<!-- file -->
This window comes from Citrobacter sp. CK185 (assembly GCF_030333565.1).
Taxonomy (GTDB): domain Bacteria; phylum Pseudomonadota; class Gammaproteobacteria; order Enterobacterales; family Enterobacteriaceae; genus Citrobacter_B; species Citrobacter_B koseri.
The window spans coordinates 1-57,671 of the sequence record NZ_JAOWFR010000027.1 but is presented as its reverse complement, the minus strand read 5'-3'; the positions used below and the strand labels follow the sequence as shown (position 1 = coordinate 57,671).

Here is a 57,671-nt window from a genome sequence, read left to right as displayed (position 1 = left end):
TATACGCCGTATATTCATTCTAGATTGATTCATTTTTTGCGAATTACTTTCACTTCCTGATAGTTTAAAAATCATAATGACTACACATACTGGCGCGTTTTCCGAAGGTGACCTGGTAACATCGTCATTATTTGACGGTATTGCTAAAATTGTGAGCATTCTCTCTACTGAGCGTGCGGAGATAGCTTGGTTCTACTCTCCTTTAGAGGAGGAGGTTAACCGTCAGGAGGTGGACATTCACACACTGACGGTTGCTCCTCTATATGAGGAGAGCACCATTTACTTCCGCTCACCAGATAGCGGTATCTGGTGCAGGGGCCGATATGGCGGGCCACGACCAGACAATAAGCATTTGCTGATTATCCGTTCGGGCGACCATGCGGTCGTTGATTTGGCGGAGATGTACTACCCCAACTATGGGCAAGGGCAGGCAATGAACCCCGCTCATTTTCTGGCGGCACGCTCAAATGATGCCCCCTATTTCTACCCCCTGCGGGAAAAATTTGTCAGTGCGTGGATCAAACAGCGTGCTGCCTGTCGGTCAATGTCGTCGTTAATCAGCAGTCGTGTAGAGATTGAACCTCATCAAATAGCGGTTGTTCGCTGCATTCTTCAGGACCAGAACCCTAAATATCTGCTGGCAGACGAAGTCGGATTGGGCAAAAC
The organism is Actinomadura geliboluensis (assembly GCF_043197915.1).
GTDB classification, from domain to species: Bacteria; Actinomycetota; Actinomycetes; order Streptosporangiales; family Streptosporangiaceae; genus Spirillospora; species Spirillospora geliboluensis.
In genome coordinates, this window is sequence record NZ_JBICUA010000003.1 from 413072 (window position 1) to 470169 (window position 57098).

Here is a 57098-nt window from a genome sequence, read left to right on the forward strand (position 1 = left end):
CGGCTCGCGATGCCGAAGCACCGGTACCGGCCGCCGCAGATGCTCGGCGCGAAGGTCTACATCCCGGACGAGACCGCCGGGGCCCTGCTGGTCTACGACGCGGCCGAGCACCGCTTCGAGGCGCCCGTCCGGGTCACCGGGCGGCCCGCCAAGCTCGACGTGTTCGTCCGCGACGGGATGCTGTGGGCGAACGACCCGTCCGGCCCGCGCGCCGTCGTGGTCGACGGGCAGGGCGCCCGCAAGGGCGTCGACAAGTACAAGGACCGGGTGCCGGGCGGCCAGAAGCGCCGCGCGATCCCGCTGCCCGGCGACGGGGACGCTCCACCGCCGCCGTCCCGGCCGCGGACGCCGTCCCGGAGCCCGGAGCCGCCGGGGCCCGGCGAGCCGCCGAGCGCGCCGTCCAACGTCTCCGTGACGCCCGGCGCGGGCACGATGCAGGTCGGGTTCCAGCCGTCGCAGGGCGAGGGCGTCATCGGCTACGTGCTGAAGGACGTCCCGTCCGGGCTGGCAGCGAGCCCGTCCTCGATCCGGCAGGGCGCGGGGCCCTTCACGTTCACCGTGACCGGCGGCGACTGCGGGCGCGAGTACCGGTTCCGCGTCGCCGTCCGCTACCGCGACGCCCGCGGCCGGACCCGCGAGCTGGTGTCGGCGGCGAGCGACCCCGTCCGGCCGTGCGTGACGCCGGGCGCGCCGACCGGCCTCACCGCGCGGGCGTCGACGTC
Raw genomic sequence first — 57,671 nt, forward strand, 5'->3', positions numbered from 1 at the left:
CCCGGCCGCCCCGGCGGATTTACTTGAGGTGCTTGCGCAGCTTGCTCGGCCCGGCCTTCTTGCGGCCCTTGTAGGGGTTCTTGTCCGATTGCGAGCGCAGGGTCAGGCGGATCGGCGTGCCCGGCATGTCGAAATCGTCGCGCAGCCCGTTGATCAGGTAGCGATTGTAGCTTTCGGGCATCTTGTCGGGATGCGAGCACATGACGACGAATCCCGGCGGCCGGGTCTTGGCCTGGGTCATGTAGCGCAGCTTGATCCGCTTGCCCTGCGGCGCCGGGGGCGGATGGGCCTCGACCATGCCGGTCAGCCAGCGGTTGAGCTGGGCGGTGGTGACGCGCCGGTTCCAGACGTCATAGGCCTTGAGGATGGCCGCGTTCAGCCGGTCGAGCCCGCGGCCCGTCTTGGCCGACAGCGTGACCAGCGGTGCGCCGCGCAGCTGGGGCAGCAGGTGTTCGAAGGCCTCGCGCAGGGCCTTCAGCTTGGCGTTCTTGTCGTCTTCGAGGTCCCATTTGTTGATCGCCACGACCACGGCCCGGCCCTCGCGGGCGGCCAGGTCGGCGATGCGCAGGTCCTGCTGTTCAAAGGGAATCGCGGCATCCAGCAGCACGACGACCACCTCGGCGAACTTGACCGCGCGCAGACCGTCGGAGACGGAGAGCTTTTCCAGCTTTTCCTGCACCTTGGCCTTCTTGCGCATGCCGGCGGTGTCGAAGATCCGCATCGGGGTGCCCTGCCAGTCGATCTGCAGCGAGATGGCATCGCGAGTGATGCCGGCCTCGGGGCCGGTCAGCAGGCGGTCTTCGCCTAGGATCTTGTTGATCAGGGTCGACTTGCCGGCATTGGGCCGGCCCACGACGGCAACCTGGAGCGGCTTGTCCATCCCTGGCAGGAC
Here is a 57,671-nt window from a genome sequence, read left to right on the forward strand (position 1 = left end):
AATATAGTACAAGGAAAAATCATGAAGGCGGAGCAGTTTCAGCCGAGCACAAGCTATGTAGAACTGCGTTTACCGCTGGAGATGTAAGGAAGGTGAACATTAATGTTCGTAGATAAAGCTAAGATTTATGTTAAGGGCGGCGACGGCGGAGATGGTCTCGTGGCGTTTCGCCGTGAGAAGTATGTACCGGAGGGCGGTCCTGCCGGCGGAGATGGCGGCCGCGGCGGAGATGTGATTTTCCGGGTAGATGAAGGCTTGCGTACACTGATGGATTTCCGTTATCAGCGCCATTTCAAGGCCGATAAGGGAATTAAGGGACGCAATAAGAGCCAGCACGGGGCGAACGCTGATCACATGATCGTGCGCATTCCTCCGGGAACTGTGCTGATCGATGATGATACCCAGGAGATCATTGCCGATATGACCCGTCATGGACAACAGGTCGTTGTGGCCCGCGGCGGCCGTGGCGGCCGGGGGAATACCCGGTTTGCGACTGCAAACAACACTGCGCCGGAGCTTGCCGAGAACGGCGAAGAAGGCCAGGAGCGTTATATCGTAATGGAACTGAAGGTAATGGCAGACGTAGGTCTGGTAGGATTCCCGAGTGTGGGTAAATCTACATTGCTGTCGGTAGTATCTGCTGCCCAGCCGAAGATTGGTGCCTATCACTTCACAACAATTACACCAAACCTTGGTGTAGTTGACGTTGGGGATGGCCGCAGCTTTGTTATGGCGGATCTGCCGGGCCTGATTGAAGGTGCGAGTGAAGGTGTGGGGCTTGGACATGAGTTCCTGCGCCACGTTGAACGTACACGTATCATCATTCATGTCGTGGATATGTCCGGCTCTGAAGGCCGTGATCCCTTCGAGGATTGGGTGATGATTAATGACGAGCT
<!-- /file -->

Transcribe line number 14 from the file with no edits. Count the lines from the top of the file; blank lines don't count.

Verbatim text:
AATATAGTACAAGGAAAAATCATGAAGGCGGAGCAGTTTCAGCCGAGCACAAGCTATGTAGAACTGCGTTTACCGCTGGAGATGTAAGGAAGGTGAACATTAATGTTCGTAGATAAAGCTAAGATTTATGTTAAGGGCGGCGACGGCGGAGATGGTCTCGTGGCGTTTCGCCGTGAGAAGTATGTACCGGAGGGCGGTCCTGCCGGCGGAGATGGCGGCCGCGGCGGAGATGTGATTTTCCGGGTAGATGAAGGCTTGCGTACACTGATGGATTTCCGTTATCAGCGCCATTTCAAGGCCGATAAGGGAATTAAGGGACGCAATAAGAGCCAGCACGGGGCGAACGCTGATCACATGATCGTGCGCATTCCTCCGGGAACTGTGCTGATCGATGATGATACCCAGGAGATCATTGCCGATATGACCCGTCATGGACAACAGGTCGTTGTGGCCCGCGGCGGCCGTGGCGGCCGGGGGAATACCCGGTTTGCGACTGCAAACAACACTGCGCCGGAGCTTGCCGAGAACGGCGAAGAAGGCCAGGAGCGTTATATCGTAATGGAACTGAAGGTAATGGCAGACGTAGGTCTGGTAGGATTCCCGAGTGTGGGTAAATCTACATTGCTGTCGGTAGTATCTGCTGCCCAGCCGAAGATTGGTGCCTATCACTTCACAACAATTACACCAAACCTTGGTGTAGTTGACGTTGGGGATGGCCGCAGCTTTGTTATGGCGGATCTGCCGGGCCTGATTGAAGGTGCGAGTGAAGGTGTGGGGCTTGGACATGAGTTCCTGCGCCACGTTGAACGTACACGTATCATCATTCATGTCGTGGATATGTCCGGCTCTGAAGGCCGTGATCCCTTCGAGGATTGGGTGATGATTAATGACGAGCT